The population of the United States in 1861 was about one-tenth of what it was in the early twenty-first century. Standardizing for today’s population, the number of Southerners who perished as a result of the total war that was waged on them would be the equivalent of 3.5 million deaths. That would make the Lincoln regime significantly worse than the Pol Pot regime in Cambodia. If the new estimates of some 450,000 Southern deaths comes to be accepted, then the Lincoln regime would be more than twice as bad as the Pol Pot and North Korean communists and four times worse than the Vietnamese communists in terms of democide.

There’s actually a lot wrong with this. But what struck me immediately was this: What is DiLorenzo’s rationale for adjusting Civil War deaths to the population of the US today?

When you compare numbers, if you “standardize”, you do it to try to get closer to a true comparison. The US population right now is over 300 million. Cambodia’s population at the time Pol Pot took power was about 3 million. The way to make a comparison is not to inflate the number of the man you hate (and make no mistake, DiLorenzo hates Lincoln) to make him look worse. Generally, in comparisons between two countries, you turn the numbers into a percentage.

Pol Pot’s regime killed approximately 33% of Cambodia’s population in less than a decade.

Lincoln, even accepting every other dubious premise that DiLorenzo fudges, can claim (using DiLorenzo’s worst numbers and ascribing all of them solely to Lincoln) 1.5% of his country’s population.

But the problem is, that doesn’t make Lincoln look worse. So that’s not what DiLorenzo did.

If the Mises Institute wants to shed its reputation for harboring loons and closet racists, they’ve got to stop endorsing crap like this. DiLorenzo can be, and frequently is, a very good historian. Even on Lincoln. But when his hate overwhelms and he stoops to cheap shots like this to validate his hate, he does himself no favors.

Writing Music Monday: Galaxy by Jahzzar

17 Mar

Cover[Stupid me, I forgot to hit "post" last week. So, here, a week late, this fine fine album.]

We need to come to an understanding on something.

I hate disco.

Despise it.

There are a handful of good disco songs, but I mean that fairly literally — I can count the number of “good disco songs” on one hand.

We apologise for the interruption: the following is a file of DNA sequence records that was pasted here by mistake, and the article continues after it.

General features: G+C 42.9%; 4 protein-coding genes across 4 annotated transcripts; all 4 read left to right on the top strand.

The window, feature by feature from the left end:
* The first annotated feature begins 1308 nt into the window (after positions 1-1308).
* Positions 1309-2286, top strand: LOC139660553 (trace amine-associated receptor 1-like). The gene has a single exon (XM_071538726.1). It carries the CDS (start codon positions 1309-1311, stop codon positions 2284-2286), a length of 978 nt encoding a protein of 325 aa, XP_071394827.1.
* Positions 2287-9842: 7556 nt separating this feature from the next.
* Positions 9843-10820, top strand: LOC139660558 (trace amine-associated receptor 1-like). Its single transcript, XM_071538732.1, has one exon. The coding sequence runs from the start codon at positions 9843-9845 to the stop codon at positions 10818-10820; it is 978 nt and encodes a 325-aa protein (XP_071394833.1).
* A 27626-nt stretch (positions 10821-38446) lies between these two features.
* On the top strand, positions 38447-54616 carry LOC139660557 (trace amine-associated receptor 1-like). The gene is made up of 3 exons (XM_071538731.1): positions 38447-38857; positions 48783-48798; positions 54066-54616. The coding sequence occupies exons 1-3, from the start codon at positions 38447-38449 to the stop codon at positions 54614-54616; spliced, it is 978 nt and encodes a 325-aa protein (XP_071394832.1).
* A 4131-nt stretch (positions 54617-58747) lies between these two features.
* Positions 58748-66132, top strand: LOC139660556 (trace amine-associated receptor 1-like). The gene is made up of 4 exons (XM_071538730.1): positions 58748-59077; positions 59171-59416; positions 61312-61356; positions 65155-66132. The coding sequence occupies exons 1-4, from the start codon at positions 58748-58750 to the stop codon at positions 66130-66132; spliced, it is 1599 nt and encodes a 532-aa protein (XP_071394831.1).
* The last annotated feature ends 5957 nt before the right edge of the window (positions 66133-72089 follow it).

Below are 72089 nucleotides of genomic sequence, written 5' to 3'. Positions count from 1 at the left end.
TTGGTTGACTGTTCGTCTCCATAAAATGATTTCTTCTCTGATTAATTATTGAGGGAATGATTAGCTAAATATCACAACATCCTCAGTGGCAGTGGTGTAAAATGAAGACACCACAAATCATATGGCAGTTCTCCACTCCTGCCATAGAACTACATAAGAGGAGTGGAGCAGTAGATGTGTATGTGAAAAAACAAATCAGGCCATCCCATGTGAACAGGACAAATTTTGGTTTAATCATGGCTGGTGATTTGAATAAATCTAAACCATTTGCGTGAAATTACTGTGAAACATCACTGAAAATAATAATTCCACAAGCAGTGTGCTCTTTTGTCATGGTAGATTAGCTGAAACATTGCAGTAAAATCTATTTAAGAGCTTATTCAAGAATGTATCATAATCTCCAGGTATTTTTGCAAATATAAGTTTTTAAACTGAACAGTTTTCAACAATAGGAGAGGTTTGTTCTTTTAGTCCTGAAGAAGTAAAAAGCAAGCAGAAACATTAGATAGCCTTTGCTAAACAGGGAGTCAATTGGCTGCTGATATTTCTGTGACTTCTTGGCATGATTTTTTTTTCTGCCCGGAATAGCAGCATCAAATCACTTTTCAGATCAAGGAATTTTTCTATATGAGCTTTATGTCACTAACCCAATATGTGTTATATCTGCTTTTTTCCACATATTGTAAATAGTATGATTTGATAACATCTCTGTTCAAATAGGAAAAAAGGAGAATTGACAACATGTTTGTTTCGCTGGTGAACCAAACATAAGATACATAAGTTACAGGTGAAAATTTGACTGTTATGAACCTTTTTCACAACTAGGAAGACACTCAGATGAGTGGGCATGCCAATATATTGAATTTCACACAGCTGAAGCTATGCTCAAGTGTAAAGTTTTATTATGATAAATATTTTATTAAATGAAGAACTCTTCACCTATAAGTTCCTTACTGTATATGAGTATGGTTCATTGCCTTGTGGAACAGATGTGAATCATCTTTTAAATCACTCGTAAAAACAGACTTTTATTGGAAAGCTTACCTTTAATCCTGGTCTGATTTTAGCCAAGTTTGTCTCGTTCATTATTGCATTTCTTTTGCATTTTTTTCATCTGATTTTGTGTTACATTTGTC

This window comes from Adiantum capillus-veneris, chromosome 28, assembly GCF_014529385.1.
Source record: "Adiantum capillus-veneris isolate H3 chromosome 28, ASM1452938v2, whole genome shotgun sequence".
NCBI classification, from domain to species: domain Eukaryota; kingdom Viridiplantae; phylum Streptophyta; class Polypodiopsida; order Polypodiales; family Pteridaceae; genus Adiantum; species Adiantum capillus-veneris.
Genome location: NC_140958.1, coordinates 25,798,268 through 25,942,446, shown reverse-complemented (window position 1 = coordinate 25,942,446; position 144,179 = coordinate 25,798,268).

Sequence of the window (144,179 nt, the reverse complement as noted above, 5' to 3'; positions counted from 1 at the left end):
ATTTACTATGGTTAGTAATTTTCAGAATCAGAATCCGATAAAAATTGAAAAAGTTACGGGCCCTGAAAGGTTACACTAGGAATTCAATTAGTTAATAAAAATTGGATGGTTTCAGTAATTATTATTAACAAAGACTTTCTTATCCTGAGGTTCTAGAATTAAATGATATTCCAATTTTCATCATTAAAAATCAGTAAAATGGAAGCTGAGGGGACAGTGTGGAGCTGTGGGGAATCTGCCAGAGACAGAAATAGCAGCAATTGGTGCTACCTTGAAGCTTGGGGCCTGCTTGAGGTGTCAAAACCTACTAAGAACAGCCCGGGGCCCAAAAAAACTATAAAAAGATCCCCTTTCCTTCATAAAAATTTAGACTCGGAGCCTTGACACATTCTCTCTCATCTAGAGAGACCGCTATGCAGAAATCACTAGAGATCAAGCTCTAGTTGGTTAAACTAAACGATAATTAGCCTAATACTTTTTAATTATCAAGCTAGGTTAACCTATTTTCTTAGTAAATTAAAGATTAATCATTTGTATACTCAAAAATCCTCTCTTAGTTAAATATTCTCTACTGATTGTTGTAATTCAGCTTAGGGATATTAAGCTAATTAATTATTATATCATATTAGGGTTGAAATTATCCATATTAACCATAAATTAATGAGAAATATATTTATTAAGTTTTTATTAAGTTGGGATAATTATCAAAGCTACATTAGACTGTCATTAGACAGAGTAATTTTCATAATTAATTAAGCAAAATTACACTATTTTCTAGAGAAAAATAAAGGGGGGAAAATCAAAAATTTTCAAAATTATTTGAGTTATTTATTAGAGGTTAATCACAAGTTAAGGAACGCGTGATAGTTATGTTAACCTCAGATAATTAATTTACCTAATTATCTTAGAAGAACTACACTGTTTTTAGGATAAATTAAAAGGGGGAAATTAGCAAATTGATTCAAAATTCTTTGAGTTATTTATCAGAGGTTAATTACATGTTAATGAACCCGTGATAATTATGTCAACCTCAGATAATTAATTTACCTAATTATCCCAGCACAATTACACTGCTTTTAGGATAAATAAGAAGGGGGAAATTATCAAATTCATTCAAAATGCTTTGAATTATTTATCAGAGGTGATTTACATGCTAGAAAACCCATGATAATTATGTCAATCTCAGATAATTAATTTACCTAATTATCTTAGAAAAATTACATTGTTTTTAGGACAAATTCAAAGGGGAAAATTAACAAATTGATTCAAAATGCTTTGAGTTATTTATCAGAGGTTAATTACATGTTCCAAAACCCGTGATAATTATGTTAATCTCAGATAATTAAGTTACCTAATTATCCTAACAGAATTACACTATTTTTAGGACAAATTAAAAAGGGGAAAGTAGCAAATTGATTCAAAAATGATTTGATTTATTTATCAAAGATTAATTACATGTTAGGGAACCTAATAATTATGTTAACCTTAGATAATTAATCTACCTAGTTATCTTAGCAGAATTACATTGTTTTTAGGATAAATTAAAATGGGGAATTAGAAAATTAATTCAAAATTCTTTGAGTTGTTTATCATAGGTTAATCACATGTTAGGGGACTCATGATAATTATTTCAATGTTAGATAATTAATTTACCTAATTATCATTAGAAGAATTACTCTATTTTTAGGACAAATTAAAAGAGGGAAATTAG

So when Javier Suarez posted this “disco” album some time ago, I was leery. Figured it would be one of his projects that just didn’t click with me.

How wrong I was.

Galaxy somehow manages to be disco and excellent at the same time, and I still don’t know how Jahzzar did it. I can listen to the whole thing, beginning to end, without pause. Normally, I can’t even do that with a single disco track, let alone an album.

Of course, it’s not really disco. It’s Suarez taking influence from disco, as well as other, related sources, and doing his magic to create excellent, excellent music.

You can get Galaxy through Bandcamp in just about any format you want, as well as sending appreciative money Jahzzar’s direction. You can also download it from Jamendo in MP3 or Ogg Vorbis format, whichever is your default.


Creative Commons License
Galaxy by Jahzzar is licensed under a Creative Commons Attribution-ShareAlike 3.0 Unported License.
Permissions beyond the scope of this license may be available at http://betterwithmusic.com/contact/.

Writing Music Monday: Moducué by Gepel

3 Mar

Modecue album coverIf there is list of the Top Five Creative Commons Jazz Albums anywhere, then this album by Argentinian trio Gepel is on it. Or the list is just plain wrong.

Moducué (meaning “Thanks” in Lucumí, a Yoruba dialect, according to Gepel’s website) is, in some ways, simplistic. It’s a pure trio instrumental, with just piano, drums, and bass (not guitar, an actual bass). The trio are obviously playing together, all at once, rather than recording track after track after track to be mixed together later.

And yet, there is a sense of experimentation and play running throughout the album.

Each track is meant to be a celebration of a different style of Latin American music, and you can rather hear that as you listen, but each of the instrumentalists also takes real chances, not only in solos but in backing the other players. (Note: I am not a musician, so I may be talking through my hat here. But that’s how it sounds to me every time I listen to the album.)

Moducué was first released in 2007. The original release site seems to be gone, but it remains available, thanks to the Creative Commons license, on the Free Music Archive and the Internet Archive.


Creative Commons License
Moducué by Gepel is licensed under a Creative Commons Attribution-NonCommercial-NoDerivs 2.5 Italy License.
Permissions beyond the scope of this license may be available at http://www.gepel.com.ar/Contacto – Ingles.html.